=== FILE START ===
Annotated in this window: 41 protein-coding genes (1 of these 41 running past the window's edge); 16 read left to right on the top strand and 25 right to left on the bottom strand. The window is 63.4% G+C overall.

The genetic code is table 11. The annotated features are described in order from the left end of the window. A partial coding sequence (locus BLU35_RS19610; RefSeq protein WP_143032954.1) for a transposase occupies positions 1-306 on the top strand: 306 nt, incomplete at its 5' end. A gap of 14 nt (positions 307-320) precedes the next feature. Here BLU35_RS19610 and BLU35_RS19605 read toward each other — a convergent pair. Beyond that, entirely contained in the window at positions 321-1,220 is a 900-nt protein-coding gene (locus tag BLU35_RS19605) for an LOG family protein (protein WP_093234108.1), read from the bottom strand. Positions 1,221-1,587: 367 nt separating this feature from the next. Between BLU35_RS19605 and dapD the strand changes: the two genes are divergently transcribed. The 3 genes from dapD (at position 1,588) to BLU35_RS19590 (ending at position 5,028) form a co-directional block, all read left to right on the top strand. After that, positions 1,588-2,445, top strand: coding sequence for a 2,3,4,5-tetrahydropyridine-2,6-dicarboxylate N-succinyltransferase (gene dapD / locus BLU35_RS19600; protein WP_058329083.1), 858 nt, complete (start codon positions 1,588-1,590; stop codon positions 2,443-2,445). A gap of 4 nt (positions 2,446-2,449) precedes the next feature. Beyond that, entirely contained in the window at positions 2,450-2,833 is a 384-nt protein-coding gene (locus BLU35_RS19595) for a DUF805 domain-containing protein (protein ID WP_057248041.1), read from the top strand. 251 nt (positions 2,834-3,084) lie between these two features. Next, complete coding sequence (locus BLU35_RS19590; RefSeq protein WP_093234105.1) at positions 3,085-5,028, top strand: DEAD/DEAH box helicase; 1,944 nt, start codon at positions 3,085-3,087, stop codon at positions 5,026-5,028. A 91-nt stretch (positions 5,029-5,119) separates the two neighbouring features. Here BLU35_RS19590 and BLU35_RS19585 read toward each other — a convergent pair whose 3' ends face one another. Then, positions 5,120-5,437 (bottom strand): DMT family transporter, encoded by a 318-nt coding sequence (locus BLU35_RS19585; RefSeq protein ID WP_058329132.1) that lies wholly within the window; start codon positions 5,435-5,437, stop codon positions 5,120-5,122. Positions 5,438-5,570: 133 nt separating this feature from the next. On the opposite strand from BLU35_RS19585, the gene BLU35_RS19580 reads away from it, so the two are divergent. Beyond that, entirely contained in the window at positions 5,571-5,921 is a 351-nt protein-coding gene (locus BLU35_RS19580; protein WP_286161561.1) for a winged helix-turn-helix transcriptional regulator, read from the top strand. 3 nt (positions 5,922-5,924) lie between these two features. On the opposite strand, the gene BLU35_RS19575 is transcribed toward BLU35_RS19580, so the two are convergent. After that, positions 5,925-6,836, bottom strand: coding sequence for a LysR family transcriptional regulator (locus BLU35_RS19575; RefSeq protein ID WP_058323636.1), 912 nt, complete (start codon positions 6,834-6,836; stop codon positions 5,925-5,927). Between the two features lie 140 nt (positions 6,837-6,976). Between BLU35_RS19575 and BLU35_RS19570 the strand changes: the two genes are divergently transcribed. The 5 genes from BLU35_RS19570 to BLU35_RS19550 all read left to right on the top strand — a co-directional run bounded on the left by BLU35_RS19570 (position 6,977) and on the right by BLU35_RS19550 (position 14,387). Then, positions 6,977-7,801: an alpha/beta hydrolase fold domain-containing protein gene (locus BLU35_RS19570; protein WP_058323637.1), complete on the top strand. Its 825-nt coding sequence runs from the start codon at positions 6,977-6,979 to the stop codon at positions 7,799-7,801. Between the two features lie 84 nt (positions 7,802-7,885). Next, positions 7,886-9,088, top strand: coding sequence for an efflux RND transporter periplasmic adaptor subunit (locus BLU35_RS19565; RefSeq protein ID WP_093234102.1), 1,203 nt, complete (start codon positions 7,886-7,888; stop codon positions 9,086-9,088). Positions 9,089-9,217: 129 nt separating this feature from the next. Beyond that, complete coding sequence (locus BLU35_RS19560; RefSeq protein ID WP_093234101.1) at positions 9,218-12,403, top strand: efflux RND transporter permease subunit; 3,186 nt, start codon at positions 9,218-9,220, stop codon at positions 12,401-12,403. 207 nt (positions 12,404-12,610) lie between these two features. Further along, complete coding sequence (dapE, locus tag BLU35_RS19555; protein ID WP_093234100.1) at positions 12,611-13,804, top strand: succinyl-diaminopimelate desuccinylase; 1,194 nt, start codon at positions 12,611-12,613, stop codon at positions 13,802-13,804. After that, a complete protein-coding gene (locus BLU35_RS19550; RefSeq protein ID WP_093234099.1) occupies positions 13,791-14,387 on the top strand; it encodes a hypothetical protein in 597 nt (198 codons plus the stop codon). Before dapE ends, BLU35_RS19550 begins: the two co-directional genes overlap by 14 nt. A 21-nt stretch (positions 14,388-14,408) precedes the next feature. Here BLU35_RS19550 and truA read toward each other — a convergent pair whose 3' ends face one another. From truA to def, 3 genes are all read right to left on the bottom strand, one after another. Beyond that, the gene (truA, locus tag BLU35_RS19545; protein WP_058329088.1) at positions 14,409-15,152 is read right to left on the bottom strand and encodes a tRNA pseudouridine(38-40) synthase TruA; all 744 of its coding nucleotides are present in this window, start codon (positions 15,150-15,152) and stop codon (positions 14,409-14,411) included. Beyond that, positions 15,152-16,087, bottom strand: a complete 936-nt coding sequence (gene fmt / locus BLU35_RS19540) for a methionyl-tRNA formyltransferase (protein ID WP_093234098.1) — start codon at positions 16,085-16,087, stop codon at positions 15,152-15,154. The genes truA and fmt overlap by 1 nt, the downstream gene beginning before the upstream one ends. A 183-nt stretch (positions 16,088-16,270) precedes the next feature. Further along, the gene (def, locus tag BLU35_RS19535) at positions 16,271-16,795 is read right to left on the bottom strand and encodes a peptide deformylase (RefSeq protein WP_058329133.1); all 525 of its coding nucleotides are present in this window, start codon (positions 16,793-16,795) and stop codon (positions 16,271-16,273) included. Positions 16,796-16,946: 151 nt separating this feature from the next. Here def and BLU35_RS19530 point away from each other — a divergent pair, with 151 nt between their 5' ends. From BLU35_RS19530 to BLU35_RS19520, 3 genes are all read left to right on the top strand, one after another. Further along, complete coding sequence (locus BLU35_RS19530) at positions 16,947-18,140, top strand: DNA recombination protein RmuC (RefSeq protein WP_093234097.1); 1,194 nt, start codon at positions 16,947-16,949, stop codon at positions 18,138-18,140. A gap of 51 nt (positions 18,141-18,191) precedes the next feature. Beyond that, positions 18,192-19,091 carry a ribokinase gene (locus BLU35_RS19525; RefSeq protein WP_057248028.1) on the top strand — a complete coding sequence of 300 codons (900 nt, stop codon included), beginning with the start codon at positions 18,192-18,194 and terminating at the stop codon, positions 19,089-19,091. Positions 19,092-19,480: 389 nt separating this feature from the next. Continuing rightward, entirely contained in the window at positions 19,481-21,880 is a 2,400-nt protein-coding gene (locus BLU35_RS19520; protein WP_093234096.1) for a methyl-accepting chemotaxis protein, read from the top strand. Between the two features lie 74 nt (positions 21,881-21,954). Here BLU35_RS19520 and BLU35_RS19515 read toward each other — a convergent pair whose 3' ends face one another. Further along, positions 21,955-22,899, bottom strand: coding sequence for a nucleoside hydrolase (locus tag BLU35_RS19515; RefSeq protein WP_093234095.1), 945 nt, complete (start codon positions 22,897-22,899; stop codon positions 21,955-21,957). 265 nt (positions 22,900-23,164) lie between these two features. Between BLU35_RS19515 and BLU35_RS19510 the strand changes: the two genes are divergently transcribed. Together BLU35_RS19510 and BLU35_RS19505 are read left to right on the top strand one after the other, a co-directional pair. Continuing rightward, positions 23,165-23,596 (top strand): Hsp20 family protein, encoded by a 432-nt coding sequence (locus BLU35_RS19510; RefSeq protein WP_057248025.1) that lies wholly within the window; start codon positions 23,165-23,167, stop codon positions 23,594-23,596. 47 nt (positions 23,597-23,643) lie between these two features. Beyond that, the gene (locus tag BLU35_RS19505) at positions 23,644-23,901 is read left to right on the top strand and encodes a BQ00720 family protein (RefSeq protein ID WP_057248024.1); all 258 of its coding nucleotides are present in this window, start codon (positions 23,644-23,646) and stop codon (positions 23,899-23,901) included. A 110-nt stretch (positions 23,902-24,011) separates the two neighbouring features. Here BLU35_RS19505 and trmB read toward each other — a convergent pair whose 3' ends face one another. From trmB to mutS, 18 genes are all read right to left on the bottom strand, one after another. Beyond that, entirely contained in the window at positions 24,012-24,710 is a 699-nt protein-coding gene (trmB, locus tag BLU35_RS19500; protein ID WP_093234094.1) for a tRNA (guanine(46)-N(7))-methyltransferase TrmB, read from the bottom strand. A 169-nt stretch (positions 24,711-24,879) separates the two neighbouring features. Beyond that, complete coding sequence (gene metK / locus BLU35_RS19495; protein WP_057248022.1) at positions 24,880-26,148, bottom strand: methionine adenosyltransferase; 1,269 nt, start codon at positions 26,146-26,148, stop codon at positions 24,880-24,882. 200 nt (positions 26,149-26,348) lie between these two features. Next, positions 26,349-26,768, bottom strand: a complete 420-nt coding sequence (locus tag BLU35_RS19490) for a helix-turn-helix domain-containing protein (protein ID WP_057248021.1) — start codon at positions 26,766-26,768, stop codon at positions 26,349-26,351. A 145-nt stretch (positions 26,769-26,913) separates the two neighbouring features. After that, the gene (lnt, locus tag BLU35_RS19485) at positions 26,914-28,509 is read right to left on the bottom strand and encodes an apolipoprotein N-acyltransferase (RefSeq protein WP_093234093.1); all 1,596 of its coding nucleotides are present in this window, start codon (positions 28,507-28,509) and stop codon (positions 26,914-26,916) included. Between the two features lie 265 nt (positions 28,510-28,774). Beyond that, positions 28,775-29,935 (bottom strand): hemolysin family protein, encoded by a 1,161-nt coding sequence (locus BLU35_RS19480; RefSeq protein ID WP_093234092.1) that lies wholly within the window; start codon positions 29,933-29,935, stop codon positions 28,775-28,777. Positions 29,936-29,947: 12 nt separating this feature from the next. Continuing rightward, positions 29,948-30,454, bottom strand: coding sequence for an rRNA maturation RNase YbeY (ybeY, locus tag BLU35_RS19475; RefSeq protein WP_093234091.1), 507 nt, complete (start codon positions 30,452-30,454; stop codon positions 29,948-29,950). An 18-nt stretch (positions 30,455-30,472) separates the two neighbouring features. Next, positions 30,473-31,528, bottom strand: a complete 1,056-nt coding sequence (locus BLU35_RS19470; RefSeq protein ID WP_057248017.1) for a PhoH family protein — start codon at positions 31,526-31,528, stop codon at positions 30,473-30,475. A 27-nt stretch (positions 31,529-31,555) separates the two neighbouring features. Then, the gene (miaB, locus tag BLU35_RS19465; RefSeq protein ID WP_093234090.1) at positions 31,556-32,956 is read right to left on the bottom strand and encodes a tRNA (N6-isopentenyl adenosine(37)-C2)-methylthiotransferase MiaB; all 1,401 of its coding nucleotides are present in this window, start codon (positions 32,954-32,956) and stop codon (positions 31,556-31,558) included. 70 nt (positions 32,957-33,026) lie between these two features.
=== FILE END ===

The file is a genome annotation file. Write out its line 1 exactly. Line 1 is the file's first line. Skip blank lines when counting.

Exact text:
Annotated in this window: 41 protein-coding genes (1 of these 41 running past the window's edge); 16 read left to right on the top strand and 25 right to left on the bottom strand. The window is 63.4% G+C overall.